Home OpinionEditorial Comment Of recycled political promises in Zimbabwe

Of recycled political promises in Zimbabwe

by commuadmin

“ZISCO Steel and Shabanie Mines are part of our 100-day plan and they should be open within that period; we are working on it.”

No, this extract is not from any recent rally as most would think.

This was President Emerson Mnangagwa promising Chiefs in the Midlands Province that he would resuscitate the ZISCO Steel in January 2018.

So much for promises, the 100 days elapsed and Mnangagwa was later elected into office that same year.

The Zimbabwean steel giant officially closed its doors in 2016 with several investors such as Essar Africa Holdings (2011), Global Steel Holdings (2006), and Guangzhou R&FA (2019) hitting a brick wall on all their efforts.

In 2020, the Office of President and Cabinet took over the hunt for a strategic investor under the direct leadership of the Zimbabwe Development Agency.

During the same year, Minister of Industry and Commerce, Sekai Nzenza in concurrence with the President appointed a new Chief Executive Officer and additional board members citing the paramount importance that the company holds in the mining sector.

Despite all of these efforts, four years later there has been no deliverance on the promise made by the President.

Unemployment figures have been soaring, and most skills have been going to waste. ZISCO Steel in its prime used to employ over 5000 workers across the country and immensely contributed to the growth of the economy.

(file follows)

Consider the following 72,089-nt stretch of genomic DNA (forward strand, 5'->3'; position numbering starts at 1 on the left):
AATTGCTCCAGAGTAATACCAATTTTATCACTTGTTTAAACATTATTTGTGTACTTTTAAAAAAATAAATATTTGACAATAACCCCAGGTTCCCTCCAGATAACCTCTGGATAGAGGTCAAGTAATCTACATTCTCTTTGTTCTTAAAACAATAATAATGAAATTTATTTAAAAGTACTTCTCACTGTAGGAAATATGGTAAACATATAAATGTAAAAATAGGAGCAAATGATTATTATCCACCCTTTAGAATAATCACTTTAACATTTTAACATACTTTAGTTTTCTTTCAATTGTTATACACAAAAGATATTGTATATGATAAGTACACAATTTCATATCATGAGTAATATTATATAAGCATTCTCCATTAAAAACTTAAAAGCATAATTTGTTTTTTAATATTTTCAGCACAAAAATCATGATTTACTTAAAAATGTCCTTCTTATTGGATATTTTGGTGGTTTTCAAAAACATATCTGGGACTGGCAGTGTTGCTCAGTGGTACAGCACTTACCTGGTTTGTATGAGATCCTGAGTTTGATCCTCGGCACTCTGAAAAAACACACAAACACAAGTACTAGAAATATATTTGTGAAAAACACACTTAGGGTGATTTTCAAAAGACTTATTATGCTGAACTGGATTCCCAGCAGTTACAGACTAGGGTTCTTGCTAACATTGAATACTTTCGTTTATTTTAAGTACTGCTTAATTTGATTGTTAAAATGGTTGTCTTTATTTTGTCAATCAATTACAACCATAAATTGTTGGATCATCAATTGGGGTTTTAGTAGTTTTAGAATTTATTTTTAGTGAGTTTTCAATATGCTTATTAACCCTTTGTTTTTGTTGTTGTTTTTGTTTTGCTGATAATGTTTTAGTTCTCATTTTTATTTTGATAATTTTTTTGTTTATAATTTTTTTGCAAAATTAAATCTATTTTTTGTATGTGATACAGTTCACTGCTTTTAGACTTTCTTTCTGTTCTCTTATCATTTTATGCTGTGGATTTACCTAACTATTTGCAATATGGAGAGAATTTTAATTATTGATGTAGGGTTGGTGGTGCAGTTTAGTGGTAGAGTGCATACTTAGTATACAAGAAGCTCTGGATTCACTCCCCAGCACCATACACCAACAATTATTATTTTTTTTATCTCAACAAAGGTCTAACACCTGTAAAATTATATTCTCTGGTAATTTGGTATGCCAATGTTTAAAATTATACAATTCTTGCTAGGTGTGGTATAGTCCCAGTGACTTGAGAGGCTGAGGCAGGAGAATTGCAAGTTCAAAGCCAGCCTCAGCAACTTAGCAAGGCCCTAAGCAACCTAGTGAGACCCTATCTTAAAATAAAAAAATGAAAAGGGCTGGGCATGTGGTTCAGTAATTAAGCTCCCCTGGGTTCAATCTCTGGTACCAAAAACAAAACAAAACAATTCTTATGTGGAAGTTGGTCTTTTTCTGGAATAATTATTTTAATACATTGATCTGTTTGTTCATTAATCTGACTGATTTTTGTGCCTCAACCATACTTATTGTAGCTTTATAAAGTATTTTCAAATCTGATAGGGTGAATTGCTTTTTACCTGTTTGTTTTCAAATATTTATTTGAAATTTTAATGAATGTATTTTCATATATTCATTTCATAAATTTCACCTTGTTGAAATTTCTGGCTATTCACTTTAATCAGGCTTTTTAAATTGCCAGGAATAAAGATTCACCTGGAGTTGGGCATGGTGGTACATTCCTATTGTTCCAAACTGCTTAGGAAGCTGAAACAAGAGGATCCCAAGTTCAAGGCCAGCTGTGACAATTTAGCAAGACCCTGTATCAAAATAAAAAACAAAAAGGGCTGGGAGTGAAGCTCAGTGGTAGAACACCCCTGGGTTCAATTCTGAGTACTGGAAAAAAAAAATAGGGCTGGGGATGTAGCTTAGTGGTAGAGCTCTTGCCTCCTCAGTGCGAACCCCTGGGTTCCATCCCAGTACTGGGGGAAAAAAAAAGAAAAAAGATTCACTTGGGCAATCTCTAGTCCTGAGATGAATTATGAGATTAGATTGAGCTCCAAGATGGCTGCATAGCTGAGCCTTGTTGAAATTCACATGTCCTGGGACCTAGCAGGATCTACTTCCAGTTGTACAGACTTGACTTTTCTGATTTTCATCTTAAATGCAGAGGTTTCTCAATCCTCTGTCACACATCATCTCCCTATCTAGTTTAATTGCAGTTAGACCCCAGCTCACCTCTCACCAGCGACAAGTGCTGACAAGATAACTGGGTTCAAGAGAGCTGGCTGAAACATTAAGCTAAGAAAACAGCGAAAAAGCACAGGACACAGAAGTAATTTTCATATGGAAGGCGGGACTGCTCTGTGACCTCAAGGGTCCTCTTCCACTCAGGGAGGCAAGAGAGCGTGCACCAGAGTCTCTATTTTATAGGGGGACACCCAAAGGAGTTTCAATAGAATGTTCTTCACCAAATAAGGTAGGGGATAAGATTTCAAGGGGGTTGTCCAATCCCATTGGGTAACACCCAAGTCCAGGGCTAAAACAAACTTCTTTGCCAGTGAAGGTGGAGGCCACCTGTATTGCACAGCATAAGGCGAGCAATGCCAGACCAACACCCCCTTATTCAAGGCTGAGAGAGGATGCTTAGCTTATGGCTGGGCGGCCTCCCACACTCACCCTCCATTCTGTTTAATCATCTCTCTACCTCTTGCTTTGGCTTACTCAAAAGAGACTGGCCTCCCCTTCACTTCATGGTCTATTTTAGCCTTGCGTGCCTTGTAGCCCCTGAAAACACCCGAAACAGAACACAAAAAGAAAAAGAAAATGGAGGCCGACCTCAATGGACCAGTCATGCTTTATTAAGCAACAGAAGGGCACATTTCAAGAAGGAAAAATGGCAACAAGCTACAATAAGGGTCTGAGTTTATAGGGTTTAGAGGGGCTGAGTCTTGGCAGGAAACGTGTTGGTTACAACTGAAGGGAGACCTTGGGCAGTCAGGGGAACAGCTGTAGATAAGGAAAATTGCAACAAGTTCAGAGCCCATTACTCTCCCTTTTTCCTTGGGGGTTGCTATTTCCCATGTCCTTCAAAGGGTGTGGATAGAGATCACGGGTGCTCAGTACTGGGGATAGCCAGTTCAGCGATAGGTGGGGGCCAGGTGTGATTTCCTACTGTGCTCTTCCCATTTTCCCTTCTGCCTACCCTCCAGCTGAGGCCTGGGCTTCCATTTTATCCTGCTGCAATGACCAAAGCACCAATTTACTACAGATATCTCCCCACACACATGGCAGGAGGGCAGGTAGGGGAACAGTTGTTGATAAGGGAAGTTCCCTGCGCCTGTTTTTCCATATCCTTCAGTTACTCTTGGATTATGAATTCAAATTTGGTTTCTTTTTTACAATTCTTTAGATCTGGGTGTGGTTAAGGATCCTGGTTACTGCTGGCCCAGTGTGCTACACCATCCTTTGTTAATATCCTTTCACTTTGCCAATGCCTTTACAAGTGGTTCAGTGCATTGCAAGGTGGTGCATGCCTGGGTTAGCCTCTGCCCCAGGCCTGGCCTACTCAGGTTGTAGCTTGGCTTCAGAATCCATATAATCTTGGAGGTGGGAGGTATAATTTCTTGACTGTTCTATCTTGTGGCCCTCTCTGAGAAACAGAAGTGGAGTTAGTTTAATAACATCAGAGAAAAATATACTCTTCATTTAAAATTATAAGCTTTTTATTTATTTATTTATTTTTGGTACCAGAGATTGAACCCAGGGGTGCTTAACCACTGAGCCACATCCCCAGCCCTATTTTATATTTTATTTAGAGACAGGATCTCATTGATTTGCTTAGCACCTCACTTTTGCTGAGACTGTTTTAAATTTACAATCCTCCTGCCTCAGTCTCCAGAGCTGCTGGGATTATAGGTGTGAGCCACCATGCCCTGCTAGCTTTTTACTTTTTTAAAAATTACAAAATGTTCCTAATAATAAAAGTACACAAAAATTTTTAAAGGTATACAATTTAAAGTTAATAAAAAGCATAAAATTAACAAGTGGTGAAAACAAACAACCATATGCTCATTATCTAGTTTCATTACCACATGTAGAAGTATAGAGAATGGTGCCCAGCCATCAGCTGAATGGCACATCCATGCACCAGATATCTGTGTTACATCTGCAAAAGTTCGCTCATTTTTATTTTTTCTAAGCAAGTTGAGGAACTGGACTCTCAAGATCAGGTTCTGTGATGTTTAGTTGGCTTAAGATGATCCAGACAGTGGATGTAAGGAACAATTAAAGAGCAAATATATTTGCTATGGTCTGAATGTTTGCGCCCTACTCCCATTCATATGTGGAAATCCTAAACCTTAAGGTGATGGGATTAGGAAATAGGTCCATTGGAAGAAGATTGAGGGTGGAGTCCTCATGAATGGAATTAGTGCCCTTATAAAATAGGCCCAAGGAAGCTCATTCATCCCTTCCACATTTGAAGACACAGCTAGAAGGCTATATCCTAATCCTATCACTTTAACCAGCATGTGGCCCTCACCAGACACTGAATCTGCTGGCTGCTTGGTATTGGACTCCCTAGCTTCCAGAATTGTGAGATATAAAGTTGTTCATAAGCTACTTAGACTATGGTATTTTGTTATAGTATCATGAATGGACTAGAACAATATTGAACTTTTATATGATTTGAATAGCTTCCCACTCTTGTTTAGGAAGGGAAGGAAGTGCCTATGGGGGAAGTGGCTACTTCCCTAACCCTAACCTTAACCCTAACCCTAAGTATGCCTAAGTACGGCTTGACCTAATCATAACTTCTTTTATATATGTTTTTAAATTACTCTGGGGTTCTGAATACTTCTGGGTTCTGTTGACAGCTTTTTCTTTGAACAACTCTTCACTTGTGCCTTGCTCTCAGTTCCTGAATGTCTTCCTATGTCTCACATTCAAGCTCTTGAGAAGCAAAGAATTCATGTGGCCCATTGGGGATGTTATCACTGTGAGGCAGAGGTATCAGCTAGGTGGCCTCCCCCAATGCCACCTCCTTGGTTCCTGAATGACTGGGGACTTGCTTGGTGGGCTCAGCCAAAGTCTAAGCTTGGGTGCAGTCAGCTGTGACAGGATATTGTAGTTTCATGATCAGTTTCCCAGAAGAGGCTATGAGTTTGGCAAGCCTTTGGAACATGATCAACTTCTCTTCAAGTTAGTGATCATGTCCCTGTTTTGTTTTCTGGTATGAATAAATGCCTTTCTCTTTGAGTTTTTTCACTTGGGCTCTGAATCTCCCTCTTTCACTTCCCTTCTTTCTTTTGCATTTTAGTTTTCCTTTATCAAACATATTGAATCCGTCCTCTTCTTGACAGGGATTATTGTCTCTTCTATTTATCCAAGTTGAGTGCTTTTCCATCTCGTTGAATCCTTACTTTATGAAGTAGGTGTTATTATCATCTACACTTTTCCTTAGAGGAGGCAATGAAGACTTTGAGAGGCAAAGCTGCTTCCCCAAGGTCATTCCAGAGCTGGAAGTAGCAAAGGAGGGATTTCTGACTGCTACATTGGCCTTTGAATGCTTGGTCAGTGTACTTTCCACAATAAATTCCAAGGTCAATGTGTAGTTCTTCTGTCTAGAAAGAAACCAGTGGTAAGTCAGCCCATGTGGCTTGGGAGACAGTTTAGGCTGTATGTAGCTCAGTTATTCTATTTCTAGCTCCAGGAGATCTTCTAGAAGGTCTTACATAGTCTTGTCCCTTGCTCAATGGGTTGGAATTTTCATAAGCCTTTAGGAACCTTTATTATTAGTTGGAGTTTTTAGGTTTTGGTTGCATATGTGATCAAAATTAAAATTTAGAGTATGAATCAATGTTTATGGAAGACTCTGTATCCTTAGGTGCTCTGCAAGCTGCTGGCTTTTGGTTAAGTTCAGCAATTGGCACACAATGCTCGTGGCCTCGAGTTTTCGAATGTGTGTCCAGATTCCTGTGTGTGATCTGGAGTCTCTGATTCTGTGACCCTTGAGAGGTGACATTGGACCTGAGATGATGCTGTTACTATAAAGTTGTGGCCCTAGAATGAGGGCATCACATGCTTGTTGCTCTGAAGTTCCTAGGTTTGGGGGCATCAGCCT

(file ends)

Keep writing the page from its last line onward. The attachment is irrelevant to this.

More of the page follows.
Addressing a Zanu PF rally in Kwekwe over the weekend, Mnangagwa also dangled the ZISCO Steel revival rhetoric.

“We have been looking for external investors to resuscitate ZISCO Steel and over USD450 million is needed for the resuscitation. ZISCO Steel is owned by the government which has 89% and other stakeholders who have 11%. We settled for Kuvimba, which is 65% owned by the government and it is going to resuscitate ZISCO Steel. The USD450 million is already available,” he said.

The current regime has on various forums been accused of making a wide range of promises but failing to deliver since their ascendance to power.

In an effective accountability model, the government must be clear on its timelines and stick to set deadlines to deliver its promises to the people.

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